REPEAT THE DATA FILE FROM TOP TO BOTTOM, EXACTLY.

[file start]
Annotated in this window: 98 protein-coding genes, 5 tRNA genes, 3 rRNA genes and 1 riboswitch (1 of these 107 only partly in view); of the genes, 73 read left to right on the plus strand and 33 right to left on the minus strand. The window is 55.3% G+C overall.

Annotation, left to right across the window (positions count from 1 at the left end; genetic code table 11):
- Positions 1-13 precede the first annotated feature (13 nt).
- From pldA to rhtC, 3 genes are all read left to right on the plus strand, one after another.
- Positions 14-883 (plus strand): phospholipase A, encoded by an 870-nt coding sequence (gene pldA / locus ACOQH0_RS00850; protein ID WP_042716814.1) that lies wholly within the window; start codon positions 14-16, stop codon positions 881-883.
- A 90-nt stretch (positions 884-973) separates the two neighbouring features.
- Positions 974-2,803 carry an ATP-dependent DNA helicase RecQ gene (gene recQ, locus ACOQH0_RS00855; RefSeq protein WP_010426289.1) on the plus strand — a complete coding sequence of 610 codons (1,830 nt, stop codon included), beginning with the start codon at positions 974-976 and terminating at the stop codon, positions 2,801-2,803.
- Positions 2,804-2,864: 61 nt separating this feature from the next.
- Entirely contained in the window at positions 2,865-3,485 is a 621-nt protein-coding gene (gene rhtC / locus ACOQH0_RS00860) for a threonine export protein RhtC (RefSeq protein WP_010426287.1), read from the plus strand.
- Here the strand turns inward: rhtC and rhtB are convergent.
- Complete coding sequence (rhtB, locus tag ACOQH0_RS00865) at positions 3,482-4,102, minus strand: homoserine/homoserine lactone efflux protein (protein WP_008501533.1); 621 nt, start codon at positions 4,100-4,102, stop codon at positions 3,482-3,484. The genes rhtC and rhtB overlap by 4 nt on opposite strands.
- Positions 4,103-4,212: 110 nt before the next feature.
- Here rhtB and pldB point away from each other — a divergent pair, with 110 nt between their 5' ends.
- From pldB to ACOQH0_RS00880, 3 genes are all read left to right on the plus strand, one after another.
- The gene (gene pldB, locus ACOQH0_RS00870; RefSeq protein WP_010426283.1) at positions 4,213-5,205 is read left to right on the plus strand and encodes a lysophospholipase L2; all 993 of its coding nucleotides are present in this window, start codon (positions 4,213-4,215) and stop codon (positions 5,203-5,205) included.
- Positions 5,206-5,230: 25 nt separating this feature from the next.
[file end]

Annotated in this window: 98 protein-coding genes, 5 tRNA genes, 3 rRNA genes and 1 riboswitch (1 of these 107 only partly in view); of the genes, 73 read left to right on the plus strand and 33 right to left on the minus strand. The window is 55.3% G+C overall.

Annotation, left to right across the window (positions count from 1 at the left end; genetic code table 11):
- Positions 1-13 precede the first annotated feature (13 nt).
- From pldA to rhtC, 3 genes are all read left to right on the plus strand, one after another.
- Positions 14-883 (plus strand): phospholipase A, encoded by an 870-nt coding sequence (gene pldA / locus ACOQH0_RS00850; protein ID WP_042716814.1) that lies wholly within the window; start codon positions 14-16, stop codon positions 881-883.
- A 90-nt stretch (positions 884-973) separates the two neighbouring features.
- Positions 974-2,803 carry an ATP-dependent DNA helicase RecQ gene (gene recQ, locus ACOQH0_RS00855; RefSeq protein WP_010426289.1) on the plus strand — a complete coding sequence of 610 codons (1,830 nt, stop codon included), beginning with the start codon at positions 974-976 and terminating at the stop codon, positions 2,801-2,803.
- Positions 2,804-2,864: 61 nt separating this feature from the next.
- Entirely contained in the window at positions 2,865-3,485 is a 621-nt protein-coding gene (gene rhtC / locus ACOQH0_RS00860) for a threonine export protein RhtC (RefSeq protein WP_010426287.1), read from the plus strand.
- Here the strand turns inward: rhtC and rhtB are convergent.
- Complete coding sequence (rhtB, locus tag ACOQH0_RS00865) at positions 3,482-4,102, minus strand: homoserine/homoserine lactone efflux protein (protein WP_008501533.1); 621 nt, start codon at positions 4,100-4,102, stop codon at positions 3,482-3,484. The genes rhtC and rhtB overlap by 4 nt on opposite strands.
- Positions 4,103-4,212: 110 nt before the next feature.
- Here rhtB and pldB point away from each other — a divergent pair, with 110 nt between their 5' ends.
- From pldB to ACOQH0_RS00880, 3 genes are all read left to right on the plus strand, one after another.
- The gene (gene pldB, locus ACOQH0_RS00870; RefSeq protein WP_010426283.1) at positions 4,213-5,205 is read left to right on the plus strand and encodes a lysophospholipase L2; all 993 of its coding nucleotides are present in this window, start codon (positions 4,213-4,215) and stop codon (positions 5,203-5,205) included.
- Positions 5,206-5,230: 25 nt separating this feature from the next.